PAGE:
Physics and Chemistry of Minerals

, Volume 44, Issue 2, pp 149–161 | Cite as

The ammonium ion in a silicate under compression: infrared spectroscopy and powder X-ray diffraction of NH4AlSi3O8—buddingtonite to 30 GPa

  • Cara E. Vennari
  • Earl F. O’Bannon
  • Quentin Williams
Original Paper


The behavior of the ammoniated feldspar buddingtonite, NH4AlSi3O8, has been studied using infrared (IR) spectroscopy up to ~30 GPa and using synchrotron powder X-ray diffraction to 10 GPa at room temperature. We examine the bonding of the ammonium ion under pressure and in particular whether hydrogen bonding is enhanced by compaction, as well as probe how the ammonium ion affects the elasticity and behavior of the aluminosilicate framework at pressure. Powder diffraction data yield a bulk modulus of 49 GPa for a pressure derivative of 4, implying that the ammonium ion substitution may induce a modest softening of the feldspar lattice relative to the potassium ion. Under compression, the N–H vibrations are remarkably insensitive to pressure throughout the pressure range of these experiments. However, the vibrations of the aluminosilicate framework of buddingtonite undergo changes in their slope at ~13 GPa, implying that a change in compressional mechanism occurs near this pressure, but the vibrational modes of the ammonium molecule show little response to this change. These results show that (1) there is little, if any, enhancement of hydrogen bonding between the ammonium ion and the oxygen ions of the silica and aluminum tetrahedral framework under pressure, as manifested by the slight (and mostly positive) shifts in the N–H stretching vibrations of the ammonium ion; (2) ordering of the ammonium ion is not observed under compression, as no changes in peak width or in the general appearance of the spectra are observed under compression; and (3) structural changes induced by pressure in the aluminosilicate framework do not produce significant changes in the bonding of the ammonium ion. Hence, it appears that the ammonium ion interacts minimally with its surrounding lattice, even at high pressures: Its behavior is compatible with it being, aside from Coulombic attraction to the oxygen-dominated matrix, a largely non-interactive guest molecule within the silicate framework. This lack of interaction with the surrounding oxide lattice under compression may impact the stability of ammoniated minerals at high pressures and temperatures and ultimately likely favors nitrides or fluid phases as the dominant nitrogen carriers within the deeper mantle.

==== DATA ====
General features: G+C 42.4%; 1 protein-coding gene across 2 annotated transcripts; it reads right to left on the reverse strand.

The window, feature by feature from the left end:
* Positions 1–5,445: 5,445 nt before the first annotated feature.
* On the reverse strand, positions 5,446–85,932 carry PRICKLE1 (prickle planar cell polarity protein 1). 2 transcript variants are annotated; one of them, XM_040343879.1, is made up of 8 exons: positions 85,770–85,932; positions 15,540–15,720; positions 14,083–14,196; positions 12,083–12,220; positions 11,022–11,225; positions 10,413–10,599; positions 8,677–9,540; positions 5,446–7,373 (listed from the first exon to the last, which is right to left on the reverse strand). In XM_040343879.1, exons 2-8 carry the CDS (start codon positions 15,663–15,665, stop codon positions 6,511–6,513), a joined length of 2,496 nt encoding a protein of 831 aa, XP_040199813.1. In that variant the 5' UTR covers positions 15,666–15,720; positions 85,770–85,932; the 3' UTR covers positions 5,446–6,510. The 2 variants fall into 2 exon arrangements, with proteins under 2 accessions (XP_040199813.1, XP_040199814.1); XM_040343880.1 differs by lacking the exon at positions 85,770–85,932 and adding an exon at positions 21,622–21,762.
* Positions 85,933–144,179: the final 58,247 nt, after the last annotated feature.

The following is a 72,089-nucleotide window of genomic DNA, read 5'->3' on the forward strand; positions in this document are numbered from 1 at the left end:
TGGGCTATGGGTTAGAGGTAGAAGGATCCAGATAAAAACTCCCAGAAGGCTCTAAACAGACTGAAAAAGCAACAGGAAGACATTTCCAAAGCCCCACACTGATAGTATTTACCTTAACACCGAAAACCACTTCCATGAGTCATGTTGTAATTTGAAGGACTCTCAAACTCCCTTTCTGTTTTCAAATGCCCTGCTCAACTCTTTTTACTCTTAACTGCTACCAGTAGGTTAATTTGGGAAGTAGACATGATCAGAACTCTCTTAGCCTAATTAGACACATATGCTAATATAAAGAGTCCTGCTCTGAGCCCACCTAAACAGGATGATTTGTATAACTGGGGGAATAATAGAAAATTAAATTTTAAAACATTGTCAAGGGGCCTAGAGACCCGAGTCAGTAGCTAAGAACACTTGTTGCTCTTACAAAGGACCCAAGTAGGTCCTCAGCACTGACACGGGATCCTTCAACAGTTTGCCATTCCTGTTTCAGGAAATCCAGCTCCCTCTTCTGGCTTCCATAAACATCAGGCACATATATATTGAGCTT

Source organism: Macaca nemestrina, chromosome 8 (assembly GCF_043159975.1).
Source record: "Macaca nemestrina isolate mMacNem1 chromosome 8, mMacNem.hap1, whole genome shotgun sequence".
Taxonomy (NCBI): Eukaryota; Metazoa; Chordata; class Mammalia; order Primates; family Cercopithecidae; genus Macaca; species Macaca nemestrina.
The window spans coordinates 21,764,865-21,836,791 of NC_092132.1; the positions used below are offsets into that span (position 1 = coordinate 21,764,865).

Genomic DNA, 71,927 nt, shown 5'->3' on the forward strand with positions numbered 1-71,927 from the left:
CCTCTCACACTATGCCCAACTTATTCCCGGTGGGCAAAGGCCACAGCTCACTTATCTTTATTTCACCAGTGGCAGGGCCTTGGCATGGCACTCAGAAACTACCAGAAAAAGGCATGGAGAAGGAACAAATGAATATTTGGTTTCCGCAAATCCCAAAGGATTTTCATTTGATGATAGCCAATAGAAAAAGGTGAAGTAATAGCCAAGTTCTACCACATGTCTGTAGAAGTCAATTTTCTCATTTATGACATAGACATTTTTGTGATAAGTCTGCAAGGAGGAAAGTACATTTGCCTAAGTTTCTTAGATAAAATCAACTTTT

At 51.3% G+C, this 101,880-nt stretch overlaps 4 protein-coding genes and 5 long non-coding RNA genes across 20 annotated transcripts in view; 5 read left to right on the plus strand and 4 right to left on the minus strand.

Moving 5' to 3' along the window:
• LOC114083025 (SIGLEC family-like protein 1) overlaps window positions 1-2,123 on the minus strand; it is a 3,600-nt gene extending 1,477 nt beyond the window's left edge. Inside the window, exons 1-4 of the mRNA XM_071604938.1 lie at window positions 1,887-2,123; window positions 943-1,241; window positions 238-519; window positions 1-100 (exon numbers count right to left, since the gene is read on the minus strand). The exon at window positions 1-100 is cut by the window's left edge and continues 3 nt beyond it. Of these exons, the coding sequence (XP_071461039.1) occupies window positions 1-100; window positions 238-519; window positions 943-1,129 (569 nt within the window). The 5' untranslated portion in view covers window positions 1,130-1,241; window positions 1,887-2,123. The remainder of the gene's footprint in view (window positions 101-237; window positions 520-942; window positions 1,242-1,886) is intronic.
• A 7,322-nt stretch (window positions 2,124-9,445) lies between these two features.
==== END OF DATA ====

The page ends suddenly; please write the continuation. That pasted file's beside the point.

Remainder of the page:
Buddingtonite NH4AlSi3O8 High-pressure Infrared spectroscopy Powder X-ray diffraction Nitrogen 


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Copyright information

© Springer-Verlag Berlin Heidelberg 2016

Authors and Affiliations

  • Cara E. Vennari
    • 1
  • Earl F. O’Bannon
    • 1
  • Quentin Williams
    • 1
  1. 1.Department of Earth and Planetary SciencesUniversity of CaliforniaSanta CruzUSA

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